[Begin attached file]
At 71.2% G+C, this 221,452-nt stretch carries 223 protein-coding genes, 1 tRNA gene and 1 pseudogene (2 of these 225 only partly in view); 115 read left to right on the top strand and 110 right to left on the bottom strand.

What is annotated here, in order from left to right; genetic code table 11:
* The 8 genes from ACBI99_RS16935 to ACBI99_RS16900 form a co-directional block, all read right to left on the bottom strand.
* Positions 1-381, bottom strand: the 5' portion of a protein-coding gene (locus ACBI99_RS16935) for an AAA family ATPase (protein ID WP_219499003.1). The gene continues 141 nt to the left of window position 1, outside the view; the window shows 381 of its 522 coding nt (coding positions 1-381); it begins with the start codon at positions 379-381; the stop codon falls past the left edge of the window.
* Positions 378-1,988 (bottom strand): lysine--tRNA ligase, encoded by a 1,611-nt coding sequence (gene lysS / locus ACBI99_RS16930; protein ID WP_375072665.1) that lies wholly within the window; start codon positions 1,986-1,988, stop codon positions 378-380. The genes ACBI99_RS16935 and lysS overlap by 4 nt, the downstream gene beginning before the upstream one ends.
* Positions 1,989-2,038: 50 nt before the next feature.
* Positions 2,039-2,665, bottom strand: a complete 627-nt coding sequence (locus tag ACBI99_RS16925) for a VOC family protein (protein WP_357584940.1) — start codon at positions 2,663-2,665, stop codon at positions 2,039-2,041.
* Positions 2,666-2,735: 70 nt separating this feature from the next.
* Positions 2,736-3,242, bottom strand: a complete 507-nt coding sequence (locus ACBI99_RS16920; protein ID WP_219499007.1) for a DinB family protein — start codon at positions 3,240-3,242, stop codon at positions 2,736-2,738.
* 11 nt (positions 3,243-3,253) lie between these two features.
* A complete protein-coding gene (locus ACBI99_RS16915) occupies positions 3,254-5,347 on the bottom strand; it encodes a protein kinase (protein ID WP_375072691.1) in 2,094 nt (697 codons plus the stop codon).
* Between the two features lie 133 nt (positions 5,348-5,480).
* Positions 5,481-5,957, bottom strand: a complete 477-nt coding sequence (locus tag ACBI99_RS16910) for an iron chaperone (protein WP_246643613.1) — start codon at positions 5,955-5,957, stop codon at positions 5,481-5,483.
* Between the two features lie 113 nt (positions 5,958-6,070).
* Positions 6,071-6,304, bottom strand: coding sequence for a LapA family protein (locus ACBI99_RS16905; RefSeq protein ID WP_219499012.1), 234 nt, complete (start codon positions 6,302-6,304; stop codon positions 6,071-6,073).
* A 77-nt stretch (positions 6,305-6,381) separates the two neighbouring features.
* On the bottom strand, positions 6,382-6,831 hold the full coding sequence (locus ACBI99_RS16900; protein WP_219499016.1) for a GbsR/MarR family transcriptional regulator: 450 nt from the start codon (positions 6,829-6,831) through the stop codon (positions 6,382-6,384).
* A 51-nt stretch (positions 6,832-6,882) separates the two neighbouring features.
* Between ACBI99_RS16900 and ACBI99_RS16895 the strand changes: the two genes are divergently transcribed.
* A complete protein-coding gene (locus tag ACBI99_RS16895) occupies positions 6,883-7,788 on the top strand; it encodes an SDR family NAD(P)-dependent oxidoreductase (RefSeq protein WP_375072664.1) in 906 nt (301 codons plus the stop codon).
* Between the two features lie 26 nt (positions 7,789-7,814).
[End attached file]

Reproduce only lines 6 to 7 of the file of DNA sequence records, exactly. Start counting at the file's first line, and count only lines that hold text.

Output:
* Positions 1,989-2,038: 50 nt before the next feature.
* Positions 2,039-2,665, bottom strand: a complete 627-nt coding sequence (locus tag ACBI99_RS16925) for a VOC family protein (protein WP_357584940.1) — start codon at positions 2,663-2,665, stop codon at positions 2,039-2,041.